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California Bench Warrants and How to Get Them Removed

Posted by Dmitry Gorin | Sep 13, 2023

A bench warrant is a type of arrest warrant issued by a judge, or "the bench," hence the name. Unlike other types of warrants, a bench warrant isn't issued due to suspected criminal activity but is primarily issued when an individual fails to adhere to court rules, orders, or other instructions.

In other words, a California bench warrant is used to arrest and detain someone who has either failed to appear in court or disobeyed a court order. You can typically clear or “quash” a bench warrant by appearing in court or possibly having a lawyer appear on your behalf.

How to Clear a Bench Warrant in California?
You can usually “quash” a bench warrant by appearing in court or a lawyer appearing for you.

To successfully quash a bench warrant means the court will remove it from California's judicial system. In most cases, you must appear in court to recall a warrant.

As noted, it might be possible to have your defense lawyer appear in court on your behalf in cases where you failed to appear for a court appearance or failed to make a payment related to a misdemeanor offense.

However, if your failure to obey a court order is related to a felony case, you must make a personal court appearance, with or without a lawyer, to clear the warrant.

Suppose you do not clear a bench warrant. In that case, law enforcement can arrest you and bring you to court. After appearing in court, the judge can either release you with a warning or place you in custody.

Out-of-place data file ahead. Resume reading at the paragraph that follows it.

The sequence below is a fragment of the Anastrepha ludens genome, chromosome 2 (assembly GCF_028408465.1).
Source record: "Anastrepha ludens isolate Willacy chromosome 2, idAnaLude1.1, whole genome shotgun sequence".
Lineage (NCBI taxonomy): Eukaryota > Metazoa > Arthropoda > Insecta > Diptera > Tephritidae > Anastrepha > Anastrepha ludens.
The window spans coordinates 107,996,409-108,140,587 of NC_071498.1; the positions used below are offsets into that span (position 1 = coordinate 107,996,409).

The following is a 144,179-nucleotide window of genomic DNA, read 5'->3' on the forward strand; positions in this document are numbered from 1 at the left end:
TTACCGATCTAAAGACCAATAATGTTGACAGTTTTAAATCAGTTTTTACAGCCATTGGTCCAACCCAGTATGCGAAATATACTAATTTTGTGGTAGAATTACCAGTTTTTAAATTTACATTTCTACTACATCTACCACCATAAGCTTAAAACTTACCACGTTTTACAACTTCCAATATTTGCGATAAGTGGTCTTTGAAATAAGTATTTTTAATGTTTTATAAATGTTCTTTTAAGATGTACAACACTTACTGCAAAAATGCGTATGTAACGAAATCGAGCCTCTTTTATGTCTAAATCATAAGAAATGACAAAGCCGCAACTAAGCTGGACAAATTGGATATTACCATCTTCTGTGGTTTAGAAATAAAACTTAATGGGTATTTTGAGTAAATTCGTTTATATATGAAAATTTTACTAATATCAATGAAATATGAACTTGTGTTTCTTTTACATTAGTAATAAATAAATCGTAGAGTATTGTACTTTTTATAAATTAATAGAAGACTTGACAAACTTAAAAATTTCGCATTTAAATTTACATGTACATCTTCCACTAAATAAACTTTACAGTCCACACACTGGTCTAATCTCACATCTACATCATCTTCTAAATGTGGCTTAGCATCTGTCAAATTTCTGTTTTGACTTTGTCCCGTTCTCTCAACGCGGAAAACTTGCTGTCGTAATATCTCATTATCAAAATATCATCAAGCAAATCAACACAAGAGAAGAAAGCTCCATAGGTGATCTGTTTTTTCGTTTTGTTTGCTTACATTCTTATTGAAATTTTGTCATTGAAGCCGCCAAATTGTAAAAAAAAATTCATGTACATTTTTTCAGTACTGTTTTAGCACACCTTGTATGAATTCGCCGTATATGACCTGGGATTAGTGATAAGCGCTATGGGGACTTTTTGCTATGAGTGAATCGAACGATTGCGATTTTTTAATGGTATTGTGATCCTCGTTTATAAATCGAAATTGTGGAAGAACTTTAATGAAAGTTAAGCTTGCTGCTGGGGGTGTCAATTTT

Having a bench warrant issued against you can complicate your life in many ways, from the threat of imminent arrest to having negative notations show up on criminal background checks.

Fortunately, in many instances, a skilled California criminal defense attorney can take steps to have a bench warrant removed, also known as "clearing," "recalling," or "quashing" the bench order. Let's review further below.

What Were the Circumstances Leading to a Bench Warrant?

Unlike search warrants or arrest warrants, issued at the request of law enforcement or prosecutors when probable cause exists, a bench warrant is initiated and issued directly by the judge. Bench warrants are primarily issued for one of two reasons:

  • Failure to Appear (FTA): If you must be present in court for a hearing or trial or have promised to do so after receiving a citation and don't show up, the judge may issue a bench warrant against you. For instance, if you were summoned to court for a traffic violation hearing and didn't attend, or if you were released on your own recognizance for criminal charges and didn't show up for a required hearing, the judge may issue a bench warrant to force you to appear.
  • Noncompliance with a Court Order: This can include failing to pay fines, not completing court-ordered community service, or violating probation terms. For example, a bench warrant might be issued if a judge ordered you to attend anger management classes following a disorderly conduct charge and failed to complete them.

Does a Bench Warrant Mean You Were Charged with a Crime?

No, a bench warrant does not necessarily mean you've been charged with a crime, although it may result in an arrest.

The primary purpose of a bench warrant is to compel you, through forcible arrest, to appear before the judge to answer why you failed to appear in court or disobeyed a court order.